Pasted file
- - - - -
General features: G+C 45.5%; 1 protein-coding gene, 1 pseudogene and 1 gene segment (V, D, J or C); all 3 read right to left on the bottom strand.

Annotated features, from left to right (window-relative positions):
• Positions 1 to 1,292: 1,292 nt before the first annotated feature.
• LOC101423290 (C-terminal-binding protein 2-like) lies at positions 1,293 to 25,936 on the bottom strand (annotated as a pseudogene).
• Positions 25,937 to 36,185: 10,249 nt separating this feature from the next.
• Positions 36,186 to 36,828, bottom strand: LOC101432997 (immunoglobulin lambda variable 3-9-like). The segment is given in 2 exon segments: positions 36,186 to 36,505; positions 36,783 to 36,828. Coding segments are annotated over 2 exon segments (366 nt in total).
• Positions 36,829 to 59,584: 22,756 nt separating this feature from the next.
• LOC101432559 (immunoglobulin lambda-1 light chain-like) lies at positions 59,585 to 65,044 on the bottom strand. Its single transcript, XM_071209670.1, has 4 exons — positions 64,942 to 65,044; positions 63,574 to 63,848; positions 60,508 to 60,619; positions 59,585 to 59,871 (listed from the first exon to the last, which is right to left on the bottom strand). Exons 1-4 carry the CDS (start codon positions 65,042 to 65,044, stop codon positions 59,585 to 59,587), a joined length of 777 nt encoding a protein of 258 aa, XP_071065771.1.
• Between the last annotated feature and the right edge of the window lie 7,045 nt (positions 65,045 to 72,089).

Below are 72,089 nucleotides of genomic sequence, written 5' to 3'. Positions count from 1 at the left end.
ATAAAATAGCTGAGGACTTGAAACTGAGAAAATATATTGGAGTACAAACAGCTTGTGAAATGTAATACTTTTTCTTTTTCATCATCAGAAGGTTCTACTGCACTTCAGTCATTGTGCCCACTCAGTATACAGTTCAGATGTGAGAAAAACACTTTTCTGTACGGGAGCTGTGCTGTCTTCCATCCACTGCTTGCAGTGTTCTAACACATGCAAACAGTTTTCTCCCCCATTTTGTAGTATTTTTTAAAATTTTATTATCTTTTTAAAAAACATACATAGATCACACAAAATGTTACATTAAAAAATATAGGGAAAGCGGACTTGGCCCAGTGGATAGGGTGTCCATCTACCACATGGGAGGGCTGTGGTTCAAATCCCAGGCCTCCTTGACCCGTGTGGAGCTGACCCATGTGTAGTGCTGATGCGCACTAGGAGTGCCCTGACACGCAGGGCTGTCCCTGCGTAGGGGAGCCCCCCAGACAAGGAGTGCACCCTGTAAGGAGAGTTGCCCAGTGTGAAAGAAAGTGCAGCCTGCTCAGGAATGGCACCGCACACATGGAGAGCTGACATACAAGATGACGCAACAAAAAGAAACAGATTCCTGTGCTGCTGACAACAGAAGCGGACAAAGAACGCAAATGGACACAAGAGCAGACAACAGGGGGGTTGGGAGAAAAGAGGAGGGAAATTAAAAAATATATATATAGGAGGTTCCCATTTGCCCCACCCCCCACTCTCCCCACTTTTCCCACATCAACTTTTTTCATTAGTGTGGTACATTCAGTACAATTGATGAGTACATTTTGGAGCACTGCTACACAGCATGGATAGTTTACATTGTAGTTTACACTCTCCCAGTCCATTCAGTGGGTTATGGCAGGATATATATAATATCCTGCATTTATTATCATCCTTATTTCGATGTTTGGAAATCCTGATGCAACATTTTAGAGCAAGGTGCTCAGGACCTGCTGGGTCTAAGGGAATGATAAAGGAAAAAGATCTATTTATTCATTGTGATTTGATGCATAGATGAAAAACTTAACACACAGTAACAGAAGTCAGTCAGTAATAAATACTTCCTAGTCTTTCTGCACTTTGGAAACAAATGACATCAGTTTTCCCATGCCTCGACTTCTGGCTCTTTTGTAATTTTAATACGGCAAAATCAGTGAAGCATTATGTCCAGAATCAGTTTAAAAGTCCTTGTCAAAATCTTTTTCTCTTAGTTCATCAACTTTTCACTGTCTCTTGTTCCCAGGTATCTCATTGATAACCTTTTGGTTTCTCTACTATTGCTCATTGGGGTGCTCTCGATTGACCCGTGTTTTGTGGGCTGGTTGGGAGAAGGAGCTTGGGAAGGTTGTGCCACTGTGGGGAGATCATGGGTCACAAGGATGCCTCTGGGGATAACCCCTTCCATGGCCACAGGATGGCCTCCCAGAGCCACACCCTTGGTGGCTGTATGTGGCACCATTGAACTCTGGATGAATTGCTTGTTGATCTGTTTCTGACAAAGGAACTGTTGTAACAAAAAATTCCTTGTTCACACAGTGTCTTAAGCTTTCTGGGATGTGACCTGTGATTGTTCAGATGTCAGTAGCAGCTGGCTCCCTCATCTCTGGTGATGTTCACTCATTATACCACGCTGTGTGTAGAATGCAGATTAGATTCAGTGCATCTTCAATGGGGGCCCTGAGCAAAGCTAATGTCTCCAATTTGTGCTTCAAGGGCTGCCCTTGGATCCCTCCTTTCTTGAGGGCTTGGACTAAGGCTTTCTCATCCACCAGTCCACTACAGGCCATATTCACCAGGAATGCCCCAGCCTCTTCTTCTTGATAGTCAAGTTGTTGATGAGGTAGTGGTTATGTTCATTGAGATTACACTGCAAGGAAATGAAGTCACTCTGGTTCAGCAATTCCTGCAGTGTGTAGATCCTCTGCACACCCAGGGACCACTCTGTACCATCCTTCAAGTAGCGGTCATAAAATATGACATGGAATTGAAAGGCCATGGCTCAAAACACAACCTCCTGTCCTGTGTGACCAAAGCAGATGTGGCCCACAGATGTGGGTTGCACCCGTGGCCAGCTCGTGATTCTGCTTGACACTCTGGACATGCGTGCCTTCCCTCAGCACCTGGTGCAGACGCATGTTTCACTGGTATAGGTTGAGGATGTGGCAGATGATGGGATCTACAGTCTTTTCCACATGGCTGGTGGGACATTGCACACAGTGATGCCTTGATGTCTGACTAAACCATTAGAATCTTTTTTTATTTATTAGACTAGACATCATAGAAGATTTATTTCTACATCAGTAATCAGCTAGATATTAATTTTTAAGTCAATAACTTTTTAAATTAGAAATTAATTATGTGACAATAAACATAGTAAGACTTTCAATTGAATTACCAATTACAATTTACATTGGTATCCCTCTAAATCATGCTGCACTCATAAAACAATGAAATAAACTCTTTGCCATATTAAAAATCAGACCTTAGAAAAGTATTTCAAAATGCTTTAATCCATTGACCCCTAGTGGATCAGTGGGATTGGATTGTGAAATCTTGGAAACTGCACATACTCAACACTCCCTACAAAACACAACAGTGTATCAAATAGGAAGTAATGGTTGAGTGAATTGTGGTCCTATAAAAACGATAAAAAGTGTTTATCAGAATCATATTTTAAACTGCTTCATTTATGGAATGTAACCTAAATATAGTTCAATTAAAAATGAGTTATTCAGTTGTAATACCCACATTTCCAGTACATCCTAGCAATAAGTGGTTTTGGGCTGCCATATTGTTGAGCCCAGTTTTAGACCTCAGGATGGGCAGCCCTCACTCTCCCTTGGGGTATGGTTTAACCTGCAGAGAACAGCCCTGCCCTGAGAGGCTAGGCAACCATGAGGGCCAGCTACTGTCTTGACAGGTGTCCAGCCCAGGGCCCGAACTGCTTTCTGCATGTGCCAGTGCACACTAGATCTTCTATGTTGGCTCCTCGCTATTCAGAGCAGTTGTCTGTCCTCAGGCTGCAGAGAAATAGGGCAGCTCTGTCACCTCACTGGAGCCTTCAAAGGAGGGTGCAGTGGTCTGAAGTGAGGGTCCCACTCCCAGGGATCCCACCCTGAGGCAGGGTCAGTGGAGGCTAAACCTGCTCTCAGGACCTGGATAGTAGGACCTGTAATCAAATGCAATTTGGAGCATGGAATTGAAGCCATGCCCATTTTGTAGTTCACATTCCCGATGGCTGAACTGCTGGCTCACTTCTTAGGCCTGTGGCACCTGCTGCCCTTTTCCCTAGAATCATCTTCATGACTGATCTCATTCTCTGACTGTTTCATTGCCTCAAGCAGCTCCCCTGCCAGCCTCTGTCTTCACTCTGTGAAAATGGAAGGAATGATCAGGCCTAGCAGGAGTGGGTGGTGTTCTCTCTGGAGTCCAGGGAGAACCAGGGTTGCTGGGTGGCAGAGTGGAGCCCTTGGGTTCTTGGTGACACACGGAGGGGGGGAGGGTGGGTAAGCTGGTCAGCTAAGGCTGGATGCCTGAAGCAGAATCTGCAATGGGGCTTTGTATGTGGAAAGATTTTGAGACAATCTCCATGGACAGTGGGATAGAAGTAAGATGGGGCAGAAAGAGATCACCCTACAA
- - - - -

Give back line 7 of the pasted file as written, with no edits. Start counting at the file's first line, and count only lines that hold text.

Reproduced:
• Positions 36,829 to 59,584: 22,756 nt separating this feature from the next.